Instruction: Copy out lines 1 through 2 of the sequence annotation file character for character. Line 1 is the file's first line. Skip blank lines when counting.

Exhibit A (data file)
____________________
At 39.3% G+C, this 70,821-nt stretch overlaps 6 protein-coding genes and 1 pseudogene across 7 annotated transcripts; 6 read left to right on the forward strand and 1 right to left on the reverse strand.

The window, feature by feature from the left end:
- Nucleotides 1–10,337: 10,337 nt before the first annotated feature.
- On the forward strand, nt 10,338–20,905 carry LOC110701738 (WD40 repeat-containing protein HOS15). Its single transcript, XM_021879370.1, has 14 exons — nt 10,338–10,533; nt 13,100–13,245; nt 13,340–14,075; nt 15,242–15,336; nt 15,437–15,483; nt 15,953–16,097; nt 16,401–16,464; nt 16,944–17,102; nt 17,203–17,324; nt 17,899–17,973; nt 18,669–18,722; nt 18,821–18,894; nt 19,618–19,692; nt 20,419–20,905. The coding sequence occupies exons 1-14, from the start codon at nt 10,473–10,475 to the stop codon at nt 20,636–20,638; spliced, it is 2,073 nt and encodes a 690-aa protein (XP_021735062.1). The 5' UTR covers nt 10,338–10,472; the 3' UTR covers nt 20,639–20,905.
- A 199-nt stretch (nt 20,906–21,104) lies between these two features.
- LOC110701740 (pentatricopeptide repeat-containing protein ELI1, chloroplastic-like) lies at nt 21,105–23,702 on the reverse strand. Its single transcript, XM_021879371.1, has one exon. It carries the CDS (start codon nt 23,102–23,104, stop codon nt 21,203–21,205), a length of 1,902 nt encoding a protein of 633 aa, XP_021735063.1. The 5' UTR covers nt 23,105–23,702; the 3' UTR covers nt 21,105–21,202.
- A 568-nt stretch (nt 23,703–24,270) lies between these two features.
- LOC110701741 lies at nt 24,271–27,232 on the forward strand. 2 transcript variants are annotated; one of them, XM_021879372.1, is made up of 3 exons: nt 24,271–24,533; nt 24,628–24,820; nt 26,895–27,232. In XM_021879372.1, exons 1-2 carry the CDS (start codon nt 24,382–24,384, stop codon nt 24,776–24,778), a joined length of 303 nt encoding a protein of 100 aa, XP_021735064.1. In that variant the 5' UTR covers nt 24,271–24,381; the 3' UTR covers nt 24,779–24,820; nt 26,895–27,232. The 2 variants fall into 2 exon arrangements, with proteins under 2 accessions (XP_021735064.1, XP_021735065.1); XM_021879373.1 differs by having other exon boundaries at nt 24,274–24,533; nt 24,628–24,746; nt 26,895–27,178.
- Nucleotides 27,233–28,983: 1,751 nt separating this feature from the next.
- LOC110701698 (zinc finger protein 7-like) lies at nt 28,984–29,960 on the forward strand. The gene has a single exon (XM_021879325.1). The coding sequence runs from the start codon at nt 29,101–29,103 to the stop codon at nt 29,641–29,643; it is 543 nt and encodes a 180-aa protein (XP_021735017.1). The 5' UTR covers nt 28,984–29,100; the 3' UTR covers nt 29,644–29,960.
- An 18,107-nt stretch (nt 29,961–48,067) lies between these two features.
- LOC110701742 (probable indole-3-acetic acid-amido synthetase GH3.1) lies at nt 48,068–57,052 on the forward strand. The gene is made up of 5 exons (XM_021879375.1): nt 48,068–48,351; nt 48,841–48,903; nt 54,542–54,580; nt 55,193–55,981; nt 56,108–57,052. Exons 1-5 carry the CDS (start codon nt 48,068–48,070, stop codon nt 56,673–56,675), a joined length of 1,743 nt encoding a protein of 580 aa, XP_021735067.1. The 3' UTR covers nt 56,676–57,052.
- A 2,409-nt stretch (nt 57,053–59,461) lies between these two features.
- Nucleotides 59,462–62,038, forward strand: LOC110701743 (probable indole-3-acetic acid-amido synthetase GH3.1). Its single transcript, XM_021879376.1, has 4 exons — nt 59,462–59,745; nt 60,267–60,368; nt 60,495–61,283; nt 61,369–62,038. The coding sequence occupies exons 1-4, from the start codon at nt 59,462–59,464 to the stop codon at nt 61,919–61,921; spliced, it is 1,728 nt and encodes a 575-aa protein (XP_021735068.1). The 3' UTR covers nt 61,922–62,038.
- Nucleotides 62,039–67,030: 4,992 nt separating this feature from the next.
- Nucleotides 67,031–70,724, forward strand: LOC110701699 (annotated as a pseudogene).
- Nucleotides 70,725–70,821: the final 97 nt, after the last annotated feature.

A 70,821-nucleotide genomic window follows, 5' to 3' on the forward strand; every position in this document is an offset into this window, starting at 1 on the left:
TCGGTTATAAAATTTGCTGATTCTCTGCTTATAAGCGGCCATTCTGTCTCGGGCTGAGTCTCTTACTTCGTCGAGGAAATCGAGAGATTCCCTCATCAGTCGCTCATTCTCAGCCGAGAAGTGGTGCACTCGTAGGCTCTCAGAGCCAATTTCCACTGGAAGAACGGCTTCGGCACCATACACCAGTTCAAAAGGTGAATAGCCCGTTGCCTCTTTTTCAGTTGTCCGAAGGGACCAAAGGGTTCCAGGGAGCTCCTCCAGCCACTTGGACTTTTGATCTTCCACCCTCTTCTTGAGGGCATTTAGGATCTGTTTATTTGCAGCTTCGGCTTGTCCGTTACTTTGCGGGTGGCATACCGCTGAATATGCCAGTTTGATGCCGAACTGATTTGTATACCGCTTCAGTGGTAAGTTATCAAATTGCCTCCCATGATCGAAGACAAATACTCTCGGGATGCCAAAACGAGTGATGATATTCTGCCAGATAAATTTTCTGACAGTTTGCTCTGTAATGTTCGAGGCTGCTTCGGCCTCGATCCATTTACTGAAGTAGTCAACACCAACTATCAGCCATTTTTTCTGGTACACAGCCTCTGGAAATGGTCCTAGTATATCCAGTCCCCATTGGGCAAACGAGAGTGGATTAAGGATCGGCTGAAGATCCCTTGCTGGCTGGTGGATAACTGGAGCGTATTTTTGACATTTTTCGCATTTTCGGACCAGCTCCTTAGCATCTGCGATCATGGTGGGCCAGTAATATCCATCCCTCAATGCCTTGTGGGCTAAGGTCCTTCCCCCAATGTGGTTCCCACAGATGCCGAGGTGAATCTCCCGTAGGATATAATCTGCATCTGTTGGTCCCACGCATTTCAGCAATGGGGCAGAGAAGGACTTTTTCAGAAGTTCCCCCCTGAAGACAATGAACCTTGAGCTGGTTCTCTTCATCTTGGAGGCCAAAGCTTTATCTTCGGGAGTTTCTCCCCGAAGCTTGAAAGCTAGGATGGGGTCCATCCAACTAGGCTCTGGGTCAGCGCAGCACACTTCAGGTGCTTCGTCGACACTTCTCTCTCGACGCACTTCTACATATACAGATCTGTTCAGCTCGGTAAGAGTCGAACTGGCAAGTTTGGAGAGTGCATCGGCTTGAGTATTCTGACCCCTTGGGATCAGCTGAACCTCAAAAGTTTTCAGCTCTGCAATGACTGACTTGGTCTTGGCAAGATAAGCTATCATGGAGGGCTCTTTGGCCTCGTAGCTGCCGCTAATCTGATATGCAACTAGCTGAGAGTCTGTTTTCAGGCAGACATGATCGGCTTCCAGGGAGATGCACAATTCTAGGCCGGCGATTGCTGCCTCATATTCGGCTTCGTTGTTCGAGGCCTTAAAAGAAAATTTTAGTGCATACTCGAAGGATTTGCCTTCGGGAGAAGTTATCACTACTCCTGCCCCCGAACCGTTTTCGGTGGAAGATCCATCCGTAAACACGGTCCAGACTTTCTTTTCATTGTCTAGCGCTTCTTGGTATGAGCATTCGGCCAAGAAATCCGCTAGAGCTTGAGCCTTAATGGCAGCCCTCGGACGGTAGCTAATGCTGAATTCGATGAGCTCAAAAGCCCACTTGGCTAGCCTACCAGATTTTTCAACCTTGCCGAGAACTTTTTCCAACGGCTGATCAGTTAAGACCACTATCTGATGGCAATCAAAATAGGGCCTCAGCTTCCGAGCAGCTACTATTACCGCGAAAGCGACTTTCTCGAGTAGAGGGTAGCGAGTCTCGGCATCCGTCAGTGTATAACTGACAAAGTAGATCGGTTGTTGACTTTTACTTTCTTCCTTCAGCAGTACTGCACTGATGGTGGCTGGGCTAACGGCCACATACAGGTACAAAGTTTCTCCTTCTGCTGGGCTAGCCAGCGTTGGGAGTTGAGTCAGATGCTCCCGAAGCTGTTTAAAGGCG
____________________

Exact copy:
At 39.3% G+C, this 70,821-nt stretch overlaps 6 protein-coding genes and 1 pseudogene across 7 annotated transcripts; 6 read left to right on the forward strand and 1 right to left on the reverse strand.

The window, feature by feature from the left end: